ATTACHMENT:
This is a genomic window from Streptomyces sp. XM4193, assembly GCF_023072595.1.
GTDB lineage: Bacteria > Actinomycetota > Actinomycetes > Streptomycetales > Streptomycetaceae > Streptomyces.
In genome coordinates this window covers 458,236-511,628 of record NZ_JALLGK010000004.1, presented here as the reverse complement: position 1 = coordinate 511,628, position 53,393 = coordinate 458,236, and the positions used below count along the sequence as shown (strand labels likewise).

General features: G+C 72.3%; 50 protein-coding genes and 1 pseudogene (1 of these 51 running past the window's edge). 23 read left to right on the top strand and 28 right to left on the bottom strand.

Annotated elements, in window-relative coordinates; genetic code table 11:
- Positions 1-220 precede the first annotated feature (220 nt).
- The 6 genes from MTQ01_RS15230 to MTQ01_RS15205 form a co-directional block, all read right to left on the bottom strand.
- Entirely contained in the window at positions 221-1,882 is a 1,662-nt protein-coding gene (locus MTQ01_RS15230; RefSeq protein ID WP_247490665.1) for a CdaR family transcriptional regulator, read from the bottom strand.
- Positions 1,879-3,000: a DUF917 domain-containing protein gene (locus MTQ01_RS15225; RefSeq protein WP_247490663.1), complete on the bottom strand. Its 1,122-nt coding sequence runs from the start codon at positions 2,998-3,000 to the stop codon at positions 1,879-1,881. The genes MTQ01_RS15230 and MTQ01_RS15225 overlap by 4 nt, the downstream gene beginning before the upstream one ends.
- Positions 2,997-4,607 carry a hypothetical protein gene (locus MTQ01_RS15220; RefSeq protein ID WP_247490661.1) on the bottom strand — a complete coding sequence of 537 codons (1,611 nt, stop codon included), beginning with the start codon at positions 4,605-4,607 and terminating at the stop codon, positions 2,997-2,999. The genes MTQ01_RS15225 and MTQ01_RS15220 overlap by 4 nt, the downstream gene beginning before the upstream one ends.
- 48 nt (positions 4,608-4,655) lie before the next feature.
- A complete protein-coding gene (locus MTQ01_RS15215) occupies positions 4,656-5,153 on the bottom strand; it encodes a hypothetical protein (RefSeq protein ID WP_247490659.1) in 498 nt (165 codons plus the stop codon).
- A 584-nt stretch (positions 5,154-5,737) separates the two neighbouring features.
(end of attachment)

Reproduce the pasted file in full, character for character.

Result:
This is a genomic window from Streptomyces sp. XM4193, assembly GCF_023072595.1.
GTDB lineage: Bacteria > Actinomycetota > Actinomycetes > Streptomycetales > Streptomycetaceae > Streptomyces.
In genome coordinates this window covers 458,236-511,628 of record NZ_JALLGK010000004.1, presented here as the reverse complement: position 1 = coordinate 511,628, position 53,393 = coordinate 458,236, and the positions used below count along the sequence as shown (strand labels likewise).

General features: G+C 72.3%; 50 protein-coding genes and 1 pseudogene (1 of these 51 running past the window's edge). 23 read left to right on the top strand and 28 right to left on the bottom strand.

Annotated elements, in window-relative coordinates; genetic code table 11:
- Positions 1-220 precede the first annotated feature (220 nt).
- The 6 genes from MTQ01_RS15230 to MTQ01_RS15205 form a co-directional block, all read right to left on the bottom strand.
- Entirely contained in the window at positions 221-1,882 is a 1,662-nt protein-coding gene (locus MTQ01_RS15230; RefSeq protein ID WP_247490665.1) for a CdaR family transcriptional regulator, read from the bottom strand.
- Positions 1,879-3,000: a DUF917 domain-containing protein gene (locus MTQ01_RS15225; RefSeq protein WP_247490663.1), complete on the bottom strand. Its 1,122-nt coding sequence runs from the start codon at positions 2,998-3,000 to the stop codon at positions 1,879-1,881. The genes MTQ01_RS15230 and MTQ01_RS15225 overlap by 4 nt, the downstream gene beginning before the upstream one ends.
- Positions 2,997-4,607 carry a hypothetical protein gene (locus MTQ01_RS15220; RefSeq protein ID WP_247490661.1) on the bottom strand — a complete coding sequence of 537 codons (1,611 nt, stop codon included), beginning with the start codon at positions 4,605-4,607 and terminating at the stop codon, positions 2,997-2,999. The genes MTQ01_RS15225 and MTQ01_RS15220 overlap by 4 nt, the downstream gene beginning before the upstream one ends.
- 48 nt (positions 4,608-4,655) lie before the next feature.
- A complete protein-coding gene (locus MTQ01_RS15215) occupies positions 4,656-5,153 on the bottom strand; it encodes a hypothetical protein (RefSeq protein ID WP_247490659.1) in 498 nt (165 codons plus the stop codon).
- A 584-nt stretch (positions 5,154-5,737) separates the two neighbouring features.